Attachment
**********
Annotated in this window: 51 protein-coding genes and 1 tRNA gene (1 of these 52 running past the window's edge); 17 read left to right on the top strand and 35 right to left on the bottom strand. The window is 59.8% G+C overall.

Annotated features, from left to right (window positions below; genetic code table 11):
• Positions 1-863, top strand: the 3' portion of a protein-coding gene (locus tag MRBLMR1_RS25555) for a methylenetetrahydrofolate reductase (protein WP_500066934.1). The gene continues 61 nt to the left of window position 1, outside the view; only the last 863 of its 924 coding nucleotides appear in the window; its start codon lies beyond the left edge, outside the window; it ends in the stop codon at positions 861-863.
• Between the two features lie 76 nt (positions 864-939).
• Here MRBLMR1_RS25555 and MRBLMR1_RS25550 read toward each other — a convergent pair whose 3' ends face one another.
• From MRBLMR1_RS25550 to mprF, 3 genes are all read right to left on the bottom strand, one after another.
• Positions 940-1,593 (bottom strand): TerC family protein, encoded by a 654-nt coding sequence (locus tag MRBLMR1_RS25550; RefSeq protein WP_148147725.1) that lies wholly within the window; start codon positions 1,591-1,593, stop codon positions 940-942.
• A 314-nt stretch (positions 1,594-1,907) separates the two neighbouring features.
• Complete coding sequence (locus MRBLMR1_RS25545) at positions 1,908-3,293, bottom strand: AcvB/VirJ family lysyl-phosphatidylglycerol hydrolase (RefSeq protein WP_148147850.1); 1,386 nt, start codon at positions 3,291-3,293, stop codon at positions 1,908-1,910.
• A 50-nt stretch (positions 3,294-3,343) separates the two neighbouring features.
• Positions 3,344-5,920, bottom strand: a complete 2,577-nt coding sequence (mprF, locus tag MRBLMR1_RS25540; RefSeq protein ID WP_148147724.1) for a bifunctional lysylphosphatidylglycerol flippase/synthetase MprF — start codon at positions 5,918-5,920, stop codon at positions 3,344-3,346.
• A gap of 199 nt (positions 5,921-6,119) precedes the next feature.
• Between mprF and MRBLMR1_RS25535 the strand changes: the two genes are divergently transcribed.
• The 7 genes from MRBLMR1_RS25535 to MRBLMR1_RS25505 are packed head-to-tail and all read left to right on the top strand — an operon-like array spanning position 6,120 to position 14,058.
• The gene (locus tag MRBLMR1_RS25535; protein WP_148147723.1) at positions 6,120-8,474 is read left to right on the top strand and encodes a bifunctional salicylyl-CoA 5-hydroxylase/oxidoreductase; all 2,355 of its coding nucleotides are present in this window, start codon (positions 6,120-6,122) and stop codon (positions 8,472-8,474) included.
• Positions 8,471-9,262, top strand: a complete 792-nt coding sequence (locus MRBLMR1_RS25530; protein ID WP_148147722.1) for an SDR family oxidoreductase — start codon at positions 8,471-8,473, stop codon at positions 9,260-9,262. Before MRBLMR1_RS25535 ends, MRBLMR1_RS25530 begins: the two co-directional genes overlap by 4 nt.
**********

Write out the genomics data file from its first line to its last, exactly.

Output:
Annotated in this window: 51 protein-coding genes and 1 tRNA gene (1 of these 52 running past the window's edge); 17 read left to right on the top strand and 35 right to left on the bottom strand. The window is 59.8% G+C overall.

Annotated features, from left to right (window positions below; genetic code table 11):
• Positions 1-863, top strand: the 3' portion of a protein-coding gene (locus tag MRBLMR1_RS25555) for a methylenetetrahydrofolate reductase (protein WP_500066934.1). The gene continues 61 nt to the left of window position 1, outside the view; only the last 863 of its 924 coding nucleotides appear in the window; its start codon lies beyond the left edge, outside the window; it ends in the stop codon at positions 861-863.
• Between the two features lie 76 nt (positions 864-939).
• Here MRBLMR1_RS25555 and MRBLMR1_RS25550 read toward each other — a convergent pair whose 3' ends face one another.
• From MRBLMR1_RS25550 to mprF, 3 genes are all read right to left on the bottom strand, one after another.
• Positions 940-1,593 (bottom strand): TerC family protein, encoded by a 654-nt coding sequence (locus tag MRBLMR1_RS25550; RefSeq protein WP_148147725.1) that lies wholly within the window; start codon positions 1,591-1,593, stop codon positions 940-942.
• A 314-nt stretch (positions 1,594-1,907) separates the two neighbouring features.
• Complete coding sequence (locus MRBLMR1_RS25545) at positions 1,908-3,293, bottom strand: AcvB/VirJ family lysyl-phosphatidylglycerol hydrolase (RefSeq protein WP_148147850.1); 1,386 nt, start codon at positions 3,291-3,293, stop codon at positions 1,908-1,910.
• A 50-nt stretch (positions 3,294-3,343) separates the two neighbouring features.
• Positions 3,344-5,920, bottom strand: a complete 2,577-nt coding sequence (mprF, locus tag MRBLMR1_RS25540; RefSeq protein ID WP_148147724.1) for a bifunctional lysylphosphatidylglycerol flippase/synthetase MprF — start codon at positions 5,918-5,920, stop codon at positions 3,344-3,346.
• A gap of 199 nt (positions 5,921-6,119) precedes the next feature.
• Between mprF and MRBLMR1_RS25535 the strand changes: the two genes are divergently transcribed.
• The 7 genes from MRBLMR1_RS25535 to MRBLMR1_RS25505 are packed head-to-tail and all read left to right on the top strand — an operon-like array spanning position 6,120 to position 14,058.
• The gene (locus tag MRBLMR1_RS25535; protein WP_148147723.1) at positions 6,120-8,474 is read left to right on the top strand and encodes a bifunctional salicylyl-CoA 5-hydroxylase/oxidoreductase; all 2,355 of its coding nucleotides are present in this window, start codon (positions 6,120-6,122) and stop codon (positions 8,472-8,474) included.
• Positions 8,471-9,262, top strand: a complete 792-nt coding sequence (locus MRBLMR1_RS25530; protein ID WP_148147722.1) for an SDR family oxidoreductase — start codon at positions 8,471-8,473, stop codon at positions 9,260-9,262. Before MRBLMR1_RS25535 ends, MRBLMR1_RS25530 begins: the two co-directional genes overlap by 4 nt.